One of North America's best-known hockey writers examines the strangest rituals and superstitions within the NHL.
Why did Wayne Gretzky start every pre-game warm-up by shooting wide to the right of the net (a rather funny habit, given that he scored more goals than anyone in the game's history)? Why do many hockey players seem to believe performance is tied directly to facial hair? Why does Geoff Sanderson use a different length stick for every period? And why did Petr Klima break his stick after every goal he scored? Hockey Superstitions, by one of Canada's best-known hockey writers, Andrew Podnieks, explores the fascinating and fun world of hockey superstitions: their origins, their quirks, and the mythology around them. Along the way, it gives us an original look into the minds of the players and coaches behind them.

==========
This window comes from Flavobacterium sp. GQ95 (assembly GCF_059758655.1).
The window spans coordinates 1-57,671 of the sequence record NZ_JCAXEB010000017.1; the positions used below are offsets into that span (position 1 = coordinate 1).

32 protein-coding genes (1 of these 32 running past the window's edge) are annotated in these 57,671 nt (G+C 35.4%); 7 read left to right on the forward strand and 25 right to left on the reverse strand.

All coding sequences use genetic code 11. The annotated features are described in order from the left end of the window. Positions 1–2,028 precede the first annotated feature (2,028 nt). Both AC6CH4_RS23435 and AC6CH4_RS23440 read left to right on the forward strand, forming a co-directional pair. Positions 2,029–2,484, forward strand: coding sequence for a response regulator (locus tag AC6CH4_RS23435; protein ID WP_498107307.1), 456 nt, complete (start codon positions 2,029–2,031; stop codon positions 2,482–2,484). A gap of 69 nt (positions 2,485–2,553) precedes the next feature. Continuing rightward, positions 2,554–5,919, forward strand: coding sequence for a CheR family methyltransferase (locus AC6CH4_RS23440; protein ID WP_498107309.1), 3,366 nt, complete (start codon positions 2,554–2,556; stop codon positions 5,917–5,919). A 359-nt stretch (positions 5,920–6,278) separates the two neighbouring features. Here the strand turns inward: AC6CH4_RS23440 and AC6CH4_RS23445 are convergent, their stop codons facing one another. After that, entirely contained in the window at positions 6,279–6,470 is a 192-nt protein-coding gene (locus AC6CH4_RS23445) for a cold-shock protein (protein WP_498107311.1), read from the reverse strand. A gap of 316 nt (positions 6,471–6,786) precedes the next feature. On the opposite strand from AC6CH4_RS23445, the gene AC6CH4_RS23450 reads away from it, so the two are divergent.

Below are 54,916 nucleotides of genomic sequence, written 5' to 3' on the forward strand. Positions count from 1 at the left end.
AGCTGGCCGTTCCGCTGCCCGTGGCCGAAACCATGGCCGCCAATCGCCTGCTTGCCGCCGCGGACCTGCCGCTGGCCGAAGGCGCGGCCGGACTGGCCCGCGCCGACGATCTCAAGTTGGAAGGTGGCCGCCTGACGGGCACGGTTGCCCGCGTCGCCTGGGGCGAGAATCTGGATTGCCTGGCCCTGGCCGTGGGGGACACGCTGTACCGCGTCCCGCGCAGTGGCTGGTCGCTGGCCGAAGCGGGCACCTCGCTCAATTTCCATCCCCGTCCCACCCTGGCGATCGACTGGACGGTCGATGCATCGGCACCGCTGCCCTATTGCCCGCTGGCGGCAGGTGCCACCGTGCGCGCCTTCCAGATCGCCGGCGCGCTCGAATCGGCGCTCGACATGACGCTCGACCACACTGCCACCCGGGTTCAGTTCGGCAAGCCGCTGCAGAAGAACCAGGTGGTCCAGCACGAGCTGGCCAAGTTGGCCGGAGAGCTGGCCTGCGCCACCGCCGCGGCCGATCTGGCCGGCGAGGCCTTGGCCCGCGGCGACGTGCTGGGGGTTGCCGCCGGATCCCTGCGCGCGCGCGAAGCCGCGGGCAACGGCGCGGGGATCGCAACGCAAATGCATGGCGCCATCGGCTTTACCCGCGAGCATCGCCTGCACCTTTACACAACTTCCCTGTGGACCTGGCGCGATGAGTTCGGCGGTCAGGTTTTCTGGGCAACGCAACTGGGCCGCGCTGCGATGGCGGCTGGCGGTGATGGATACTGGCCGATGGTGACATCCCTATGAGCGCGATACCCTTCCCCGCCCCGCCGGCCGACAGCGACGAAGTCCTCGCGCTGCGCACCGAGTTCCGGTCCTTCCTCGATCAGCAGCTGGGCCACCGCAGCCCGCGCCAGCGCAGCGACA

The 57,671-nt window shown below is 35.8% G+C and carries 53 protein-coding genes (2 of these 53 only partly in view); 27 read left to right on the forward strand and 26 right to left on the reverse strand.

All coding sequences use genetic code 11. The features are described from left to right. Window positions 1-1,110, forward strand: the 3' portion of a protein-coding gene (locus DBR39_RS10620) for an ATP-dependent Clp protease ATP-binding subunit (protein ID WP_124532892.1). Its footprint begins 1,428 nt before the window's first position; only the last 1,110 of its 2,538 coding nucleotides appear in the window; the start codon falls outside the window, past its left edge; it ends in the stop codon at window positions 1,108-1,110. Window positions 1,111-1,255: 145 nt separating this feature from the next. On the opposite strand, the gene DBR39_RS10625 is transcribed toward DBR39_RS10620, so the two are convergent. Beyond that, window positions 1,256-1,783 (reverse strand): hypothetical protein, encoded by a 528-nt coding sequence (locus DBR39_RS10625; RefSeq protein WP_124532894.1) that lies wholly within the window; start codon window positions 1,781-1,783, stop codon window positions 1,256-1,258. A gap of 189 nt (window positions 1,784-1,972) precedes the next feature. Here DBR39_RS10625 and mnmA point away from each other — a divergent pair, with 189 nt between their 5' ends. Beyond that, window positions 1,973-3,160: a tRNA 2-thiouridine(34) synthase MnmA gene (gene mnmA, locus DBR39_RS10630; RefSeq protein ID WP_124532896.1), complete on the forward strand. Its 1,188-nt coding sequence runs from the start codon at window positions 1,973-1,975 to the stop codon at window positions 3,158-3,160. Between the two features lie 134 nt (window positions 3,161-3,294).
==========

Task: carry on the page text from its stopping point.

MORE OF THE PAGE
ANDREW PODNIEKS is the author of more than 55 books on hockey, most notably 2008's bestselling book on the 100th anniversary of the Montreal Canadiens, Honoured Canadiens. He is also the author of Players: The Ultimate A-Z Guide of Everyone Who Has Ever Played in the NHL; The Complete Hockey Dictionary; World of Hockey: Celebrating a Century of the IIHF; A Day in the Life of the Maple Leafs; Canada's Olympic Hockey History, 1920-2010; A Canadian Saturday Night; and Portraits of the Game: Classic Photographs from the Turofsky Collection at the Hockey Hall of Fame. In addition, he has covered three Olympics and nine World Championships for the IIHF and has written extensively with and for the Hockey Hall of Fame and Hockey Canada. He has also worked with Canada's Sports Hall of Fame to develop web and exhibition content.